President Carter yesterday vetoed three bills that he described as inflationary, but at the same time asked farmers to keep land out of production next year as a way to support sagging corn prices.
Carter vetoed a meat import bill that he said would have restricted his ability to boost imports in times of domestic shortages, another measure that would have prohibited reductions in U.S. tariffs on textile imports and a third bill that would have provided $400 million in each of the next two years for nurses' training.
He also called for a program for corn producers designed to idle slightly more land than the program in effect last year.
The corn set-aside decision, expected earlier, had set off a sharp debate within the administration because of its potential inflationary effect.
But administration officials said yesterday that, because of another record corn crop and increased world supplies of feed grains, the action would hardly be felt by the consumer.
"It would have no measurable effect on retail food prices," said Howard Hart, the Agriculture Department's chief economist.
He said it would mean a 4 to 5 percent increase in grain prices in the year beginning Oct. 1, 1979, and that over the next two years grain prices would rise by an average of 2.5 percent.
The net effect, according to presidential assistant Stuart E. Eizenstat, would be to bring corn prices up to their 1976-77 levels.
Despite the fact that food prices have been a leading cause of inflation this year, Eizenstat said no one in the administration had recommended going back to full production.
But there was pressure to enlarge last year's feed grain set-aside program, especially because of the huge crops being harvested while the decision was under consideration.
Alfred Kahn, Carter's new anti-inflation czar, indicated earlier in the week that would fight any moves in that direction.
Yesterday's announcement had been held up partly to await Thursday's crop production forecasts, which showed that farmers will harvest 6.89 billion bushels of corn this year. The September estimate was 6.82 billion bushels, while last year's production was 6.37 billion bushels.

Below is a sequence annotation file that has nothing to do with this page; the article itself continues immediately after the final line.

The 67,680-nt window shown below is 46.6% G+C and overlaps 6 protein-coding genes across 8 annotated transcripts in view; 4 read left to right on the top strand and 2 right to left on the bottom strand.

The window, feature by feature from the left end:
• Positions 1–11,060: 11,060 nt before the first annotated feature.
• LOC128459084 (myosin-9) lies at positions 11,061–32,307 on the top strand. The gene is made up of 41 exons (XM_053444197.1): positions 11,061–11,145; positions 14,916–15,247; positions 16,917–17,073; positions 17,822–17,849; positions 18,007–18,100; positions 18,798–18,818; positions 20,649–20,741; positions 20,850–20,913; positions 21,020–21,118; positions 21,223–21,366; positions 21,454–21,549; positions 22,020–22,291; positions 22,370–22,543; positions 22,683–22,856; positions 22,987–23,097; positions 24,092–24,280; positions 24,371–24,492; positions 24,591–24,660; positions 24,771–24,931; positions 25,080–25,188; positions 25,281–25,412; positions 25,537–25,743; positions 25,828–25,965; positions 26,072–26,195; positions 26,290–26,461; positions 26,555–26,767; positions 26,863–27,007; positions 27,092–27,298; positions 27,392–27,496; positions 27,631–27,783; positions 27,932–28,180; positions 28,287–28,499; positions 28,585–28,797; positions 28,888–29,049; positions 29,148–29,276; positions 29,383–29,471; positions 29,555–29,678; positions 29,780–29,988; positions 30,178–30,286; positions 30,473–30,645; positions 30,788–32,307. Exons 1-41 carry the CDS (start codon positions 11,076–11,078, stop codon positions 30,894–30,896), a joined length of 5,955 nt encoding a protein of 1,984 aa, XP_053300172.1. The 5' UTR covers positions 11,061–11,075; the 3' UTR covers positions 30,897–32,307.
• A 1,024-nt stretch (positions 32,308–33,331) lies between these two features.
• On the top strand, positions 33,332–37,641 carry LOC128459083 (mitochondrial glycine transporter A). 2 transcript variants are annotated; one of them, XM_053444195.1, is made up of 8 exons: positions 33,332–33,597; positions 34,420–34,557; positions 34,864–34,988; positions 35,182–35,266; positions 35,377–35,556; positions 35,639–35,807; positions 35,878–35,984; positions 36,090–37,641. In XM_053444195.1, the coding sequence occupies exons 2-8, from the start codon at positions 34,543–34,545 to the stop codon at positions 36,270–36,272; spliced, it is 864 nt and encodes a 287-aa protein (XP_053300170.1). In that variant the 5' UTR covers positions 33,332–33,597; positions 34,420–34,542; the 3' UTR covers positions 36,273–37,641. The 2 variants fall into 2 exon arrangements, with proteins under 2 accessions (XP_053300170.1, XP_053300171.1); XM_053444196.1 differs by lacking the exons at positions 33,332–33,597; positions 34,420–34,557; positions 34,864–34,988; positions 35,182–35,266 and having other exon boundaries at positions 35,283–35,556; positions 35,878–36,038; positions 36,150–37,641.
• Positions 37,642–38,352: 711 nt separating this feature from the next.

Carter tried to head off criticism of the acreage set-aside decision by coupling it with the three veto messages. The four actions, he said, "underscore my commitment to restraining inflation and to implementing an anti-inflation program which is fair but tough."
The White House said yesterday that Carter has now vetoed 19 bills since taking office, 17 of them this year, and 13 of those were pocket vetoes, meaning the president let the bills die without positive action on his part.
Eizenstat said Carter had been "judicious" in his use of veto, but warned that the president is ready to use it more in the future to keep spending down.
At the same time, Eizenstat defended Carter's decision to sign a veterans' benefit bill last week - without fanfare - that critics said would add several billion dollars to the budget deficit, Eizenstat said that bill contained important reforms that would bring sizable savings, and termed opponents' literature on the bill "misleading."
Of the three vetoed bills, the textile measure was seen by administration officials as potentially the most damaging. "We are attempting to negotiate mutual reductions of tariffs and non-tariff barriers to trade around the world," Carter said in his message.
"By completely exempting an entire industry from these negotiations, we risk a series of retaliatory actions by our trading partners on those agricultural and industrial products which have the greatest potential for increased U.S. exports," he said.
Carter also said the action could lead to the collapse of the talks, which he termed "vital" to relieving inflationary pressures here and abroad.
But the president of the American Textile Manufacturers, Robert S. Small, called the veto a "grave disappointment" to an industry "already suffering severe injury with existing tariffs."
U.S. cattlemen were no happier about Carter's veto of the meat import bill. The president said he had taken the action despite several features of the bill that he said improved the existing meat import program.
He said the new measure contained such severe restrictions on his authority to boost meat imports during periods of shortage that he could not accept it.He also objected to the 1.2 billion-pound limit on imports imposed by the bill. The administration had favored 1.3 billion pounds.
Richard A. McDougal, president of the National Cattlemen's Association said the bill was actually anti-inflationary and that Carter's veto was based "more on short-term political expediency than on long-term good." He predicted that it would mean higher beef prices through the early 1980s.
Eizenstat said Carter had vetoed the nurses' training bill because it would have locked the administration into funding level for fiscal year 1980. The administration is looking for places to cut the fiscal 1980 budget, in line with Carter's strict orders to keep the deficit at no more than $30 billion.
The nurses' training bill also contained emergency funding for three black medical schools, which had said they would be forced to close without additional money.